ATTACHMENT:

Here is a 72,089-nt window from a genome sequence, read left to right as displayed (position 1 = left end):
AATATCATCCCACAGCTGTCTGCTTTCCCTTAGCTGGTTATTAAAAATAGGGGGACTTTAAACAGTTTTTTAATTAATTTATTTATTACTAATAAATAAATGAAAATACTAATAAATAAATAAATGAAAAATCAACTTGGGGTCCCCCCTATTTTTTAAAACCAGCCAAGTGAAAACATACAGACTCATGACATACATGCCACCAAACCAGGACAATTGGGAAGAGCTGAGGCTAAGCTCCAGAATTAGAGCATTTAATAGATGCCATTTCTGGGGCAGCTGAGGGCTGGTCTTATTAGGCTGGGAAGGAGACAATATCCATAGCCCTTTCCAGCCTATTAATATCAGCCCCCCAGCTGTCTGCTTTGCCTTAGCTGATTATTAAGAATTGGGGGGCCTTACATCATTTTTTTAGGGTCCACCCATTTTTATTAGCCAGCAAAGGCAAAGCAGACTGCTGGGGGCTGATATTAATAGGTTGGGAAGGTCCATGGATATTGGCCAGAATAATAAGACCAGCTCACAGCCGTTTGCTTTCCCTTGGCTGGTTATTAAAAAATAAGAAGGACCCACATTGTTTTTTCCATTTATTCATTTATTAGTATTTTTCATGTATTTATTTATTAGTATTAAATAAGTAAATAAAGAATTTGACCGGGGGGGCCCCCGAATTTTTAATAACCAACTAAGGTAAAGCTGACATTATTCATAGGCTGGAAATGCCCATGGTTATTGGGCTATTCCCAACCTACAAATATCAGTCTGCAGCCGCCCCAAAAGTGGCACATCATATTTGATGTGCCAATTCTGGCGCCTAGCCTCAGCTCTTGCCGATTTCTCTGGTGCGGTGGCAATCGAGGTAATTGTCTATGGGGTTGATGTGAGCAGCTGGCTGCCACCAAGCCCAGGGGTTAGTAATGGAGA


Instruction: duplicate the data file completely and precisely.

Here is a 72,089-nt window from a genome sequence, read left to right as displayed (position 1 = left end):
AATATCATCCCACAGCTGTCTGCTTTCCCTTAGCTGGTTATTAAAAATAGGGGGACTTTAAACAGTTTTTTAATTAATTTATTTATTACTAATAAATAAATGAAAATACTAATAAATAAATAAATGAAAAATCAACTTGGGGTCCCCCCTATTTTTTAAAACCAGCCAAGTGAAAACATACAGACTCATGACATACATGCCACCAAACCAGGACAATTGGGAAGAGCTGAGGCTAAGCTCCAGAATTAGAGCATTTAATAGATGCCATTTCTGGGGCAGCTGAGGGCTGGTCTTATTAGGCTGGGAAGGAGACAATATCCATAGCCCTTTCCAGCCTATTAATATCAGCCCCCCAGCTGTCTGCTTTGCCTTAGCTGATTATTAAGAATTGGGGGGCCTTACATCATTTTTTTAGGGTCCACCCATTTTTATTAGCCAGCAAAGGCAAAGCAGACTGCTGGGGGCTGATATTAATAGGTTGGGAAGGTCCATGGATATTGGCCAGAATAATAAGACCAGCTCACAGCCGTTTGCTTTCCCTTGGCTGGTTATTAAAAAATAAGAAGGACCCACATTGTTTTTTCCATTTATTCATTTATTAGTATTTTTCATGTATTTATTTATTAGTATTAAATAAGTAAATAAAGAATTTGACCGGGGGGGCCCCCGAATTTTTAATAACCAACTAAGGTAAAGCTGACATTATTCATAGGCTGGAAATGCCCATGGTTATTGGGCTATTCCCAACCTACAAATATCAGTCTGCAGCCGCCCCAAAAGTGGCACATCATATTTGATGTGCCAATTCTGGCGCCTAGCCTCAGCTCTTGCCGATTTCTCTGGTGCGGTGGCAATCGAGGTAATTGTCTATGGGGTTGATGTGAGCAGCTGGCTGCCACCAAGCCCAGGGGTTAGTAATGGAGA